Trump & America: Our Democracy’s Integrity Test

by Braden

Given today is MLK Day 2020 and we’re heading into both an impeachment trial and an election I thought I’d lay out my reflections on Trump & America. As a first generation American with grandparents who survived the Holocaust I’ve always been interested in history, politics and foreign affairs in an effort to understand how to avoid previous human tragedies like WWII. It influenced my studies in Global Studies at UCLA and my M.A. in Law & Diplomacy from The Fletcher School at Tufts. I’m an independent “swing” voter having been registered and voted for both parties. The kind of person who reads voraciously, makes spreadsheets to research candidates and policy proposals when voting, and participate in the electoral process by being a poll worker. I was not surprised Trump won, but extremely disappointed and concerned. To me it signaled the magnitude of just how badly broken the systems are that enable the American Dream. Yes I’m concerned by him personally because he has bad judgement, bad character, and is dangerous. But I’m most interested in the system(s) that led to his election and how to improve them because I believe Trump is an outcome (i.e. symptom) of the problems in our social, economic, and political systems!

Goal of America

The idea of the American Dream that Jame Truslow coined in The Epic of America is that “life should be better and richer and fuller for everyone, with opportunity for each according to ability or achievement” regardless of social class or circumstances of birth. That’s why we wrote the Declaration of Independence followed by the US Constitution, a framework for a national government to affect the American Dream.

Is the Dream Alive?

In absolute terms, yes. It exists in America but not in North Korean (DPRK), Syria, or Somalia. And people want into American — 22 million people a year apply for 50,000 spots to immigrate. The odds of obtaining a visa are 0.2%, lower than Harvard acceptance rates! But in relative terms it’s declining rapidly for most, as is well researched and laid out in Our Kids: The American Dream in Crisis by Robert D. Putnam of the Harvard Kennedy School. A few more key data points:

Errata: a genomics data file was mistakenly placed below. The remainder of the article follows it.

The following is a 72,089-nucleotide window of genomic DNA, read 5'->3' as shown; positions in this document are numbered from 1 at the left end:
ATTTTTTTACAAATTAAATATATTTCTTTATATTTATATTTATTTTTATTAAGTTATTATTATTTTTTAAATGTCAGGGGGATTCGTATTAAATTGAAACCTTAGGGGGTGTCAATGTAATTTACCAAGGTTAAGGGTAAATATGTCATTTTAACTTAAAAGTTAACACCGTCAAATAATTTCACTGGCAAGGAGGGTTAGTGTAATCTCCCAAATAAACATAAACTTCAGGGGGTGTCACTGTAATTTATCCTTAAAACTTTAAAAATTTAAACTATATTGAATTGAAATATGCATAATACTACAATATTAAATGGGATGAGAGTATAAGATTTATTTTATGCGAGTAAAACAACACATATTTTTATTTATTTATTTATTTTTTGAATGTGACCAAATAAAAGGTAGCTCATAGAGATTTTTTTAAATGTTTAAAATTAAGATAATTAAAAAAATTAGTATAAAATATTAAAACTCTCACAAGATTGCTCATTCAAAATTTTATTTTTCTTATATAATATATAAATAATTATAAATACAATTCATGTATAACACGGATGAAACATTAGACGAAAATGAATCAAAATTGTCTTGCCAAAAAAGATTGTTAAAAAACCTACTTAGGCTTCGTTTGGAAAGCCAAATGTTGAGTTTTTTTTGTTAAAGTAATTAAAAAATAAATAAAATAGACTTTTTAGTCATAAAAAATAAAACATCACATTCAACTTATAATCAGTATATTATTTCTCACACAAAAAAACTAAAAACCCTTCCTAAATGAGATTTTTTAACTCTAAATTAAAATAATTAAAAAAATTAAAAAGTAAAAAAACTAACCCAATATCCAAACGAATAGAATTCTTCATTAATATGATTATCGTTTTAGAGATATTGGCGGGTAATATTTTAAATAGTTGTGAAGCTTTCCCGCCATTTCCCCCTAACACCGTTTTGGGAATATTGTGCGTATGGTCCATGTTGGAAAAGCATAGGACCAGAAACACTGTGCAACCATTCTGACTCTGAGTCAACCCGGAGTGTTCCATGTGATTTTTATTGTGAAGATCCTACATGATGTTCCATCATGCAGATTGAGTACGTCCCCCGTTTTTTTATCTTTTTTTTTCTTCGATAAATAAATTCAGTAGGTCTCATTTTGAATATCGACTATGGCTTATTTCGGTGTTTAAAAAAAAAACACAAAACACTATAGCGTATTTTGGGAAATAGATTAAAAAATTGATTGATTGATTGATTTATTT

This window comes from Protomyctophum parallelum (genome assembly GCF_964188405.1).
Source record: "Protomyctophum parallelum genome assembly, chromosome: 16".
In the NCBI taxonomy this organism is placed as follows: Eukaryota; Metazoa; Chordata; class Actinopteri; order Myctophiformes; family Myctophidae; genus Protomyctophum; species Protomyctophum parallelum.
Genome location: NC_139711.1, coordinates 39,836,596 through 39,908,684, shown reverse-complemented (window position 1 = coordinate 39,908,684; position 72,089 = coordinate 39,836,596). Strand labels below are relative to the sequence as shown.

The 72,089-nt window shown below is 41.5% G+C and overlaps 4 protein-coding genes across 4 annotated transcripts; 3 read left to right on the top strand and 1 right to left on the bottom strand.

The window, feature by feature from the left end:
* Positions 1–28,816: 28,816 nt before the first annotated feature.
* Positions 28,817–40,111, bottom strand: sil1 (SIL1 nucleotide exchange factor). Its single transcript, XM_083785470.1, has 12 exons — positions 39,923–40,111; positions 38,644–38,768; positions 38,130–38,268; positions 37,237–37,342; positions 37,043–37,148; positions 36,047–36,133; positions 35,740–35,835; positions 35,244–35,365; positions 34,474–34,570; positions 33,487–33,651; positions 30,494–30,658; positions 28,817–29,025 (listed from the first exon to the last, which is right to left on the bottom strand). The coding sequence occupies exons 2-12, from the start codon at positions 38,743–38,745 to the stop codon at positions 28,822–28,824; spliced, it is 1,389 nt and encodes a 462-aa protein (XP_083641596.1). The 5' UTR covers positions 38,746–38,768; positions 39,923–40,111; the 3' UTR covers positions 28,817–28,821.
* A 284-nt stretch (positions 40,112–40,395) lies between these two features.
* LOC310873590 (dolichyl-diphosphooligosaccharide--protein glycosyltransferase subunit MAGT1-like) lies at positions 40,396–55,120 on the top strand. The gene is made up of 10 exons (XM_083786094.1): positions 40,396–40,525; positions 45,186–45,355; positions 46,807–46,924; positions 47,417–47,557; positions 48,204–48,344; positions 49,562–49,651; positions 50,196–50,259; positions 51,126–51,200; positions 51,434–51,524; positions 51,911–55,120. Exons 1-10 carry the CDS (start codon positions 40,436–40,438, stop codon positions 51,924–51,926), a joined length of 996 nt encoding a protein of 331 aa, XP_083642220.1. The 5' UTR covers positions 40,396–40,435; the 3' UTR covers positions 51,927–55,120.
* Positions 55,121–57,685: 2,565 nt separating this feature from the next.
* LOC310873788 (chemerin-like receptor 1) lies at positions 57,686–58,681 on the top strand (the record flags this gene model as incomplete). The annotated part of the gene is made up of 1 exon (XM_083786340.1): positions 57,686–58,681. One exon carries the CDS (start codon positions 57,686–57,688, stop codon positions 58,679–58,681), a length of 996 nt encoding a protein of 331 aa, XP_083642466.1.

So no not really. And people are pissed off! Enter Trump.

The Trump Signal

Our economic system is working for a shrinking minority while harming the majority. The political system has not been effectively responding and more often appears to be making policy that perpetuates this trend. Simultaneously changes in technological tools mean we are bombarded with more information than ever about our fading dream, which has strained compassion for each other and eroded our fragile social system resulting in increasing polarization. The good news is our political system is designed to hear the signal of dissatisfaction so it can evolve (i.e. make changes to how the system(s) function). The bad new is that the signal was Trump and when we make decisions out of anger we can be dumb, brash, and reckless.

My current risk measure for Trump is an 8/10, trending upward. He himself is dangerous but the risk I’m most concerned about is the damage to the system he leaves behind. Hence, there are two parts to my risk assessment with the latter slightly more heavily weighted:

  1. Trump’s decision-making (e.g. pulling out of Paris Climate Accord)
  2. Changes to the system (e.g. nuclear option on the judicial filibuster)

In my opinion Trump’s decision-making can’t be trusted simply because he’s corrupt, lies a lot, is a womanizer, and a bully. He is the antithesis of American values: dignity, compassion, honesty, and accountability. Most concerning is his use of populism to gain power. The pattern of populism playing out looks pretty bad. Bridgewater Associates, the world’s biggest hedge fund that predicted the 2007-8 crash, wrote a briefing looking at characteristics and outcomes of populism through various case studies that end in an economic death spiral that looks like Venezuela right now or large-scale war (e.g. WWII). A quick recap of the Trump administration’s populism in numbers looks eerily similar to the pattern in the briefing.

The second category of risk relates to the changes of how our political system functions. A few highlights since Trump has been in office: